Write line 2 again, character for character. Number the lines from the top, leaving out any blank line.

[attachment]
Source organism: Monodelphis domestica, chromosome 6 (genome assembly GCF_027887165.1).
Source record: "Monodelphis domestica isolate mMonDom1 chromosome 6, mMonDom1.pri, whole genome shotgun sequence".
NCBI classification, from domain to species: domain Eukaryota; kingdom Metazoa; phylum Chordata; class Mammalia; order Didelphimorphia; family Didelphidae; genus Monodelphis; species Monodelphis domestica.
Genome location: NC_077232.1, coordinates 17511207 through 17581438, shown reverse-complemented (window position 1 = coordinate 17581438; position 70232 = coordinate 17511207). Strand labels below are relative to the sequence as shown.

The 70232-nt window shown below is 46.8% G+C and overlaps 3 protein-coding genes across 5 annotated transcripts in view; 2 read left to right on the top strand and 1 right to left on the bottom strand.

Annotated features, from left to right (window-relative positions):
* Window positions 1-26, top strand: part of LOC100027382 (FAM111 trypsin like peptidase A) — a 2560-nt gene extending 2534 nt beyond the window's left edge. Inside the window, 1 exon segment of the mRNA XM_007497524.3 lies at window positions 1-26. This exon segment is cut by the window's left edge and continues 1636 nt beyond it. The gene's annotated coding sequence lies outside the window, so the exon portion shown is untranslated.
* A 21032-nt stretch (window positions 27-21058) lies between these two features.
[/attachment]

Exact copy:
Source record: "Monodelphis domestica isolate mMonDom1 chromosome 6, mMonDom1.pri, whole genome shotgun sequence".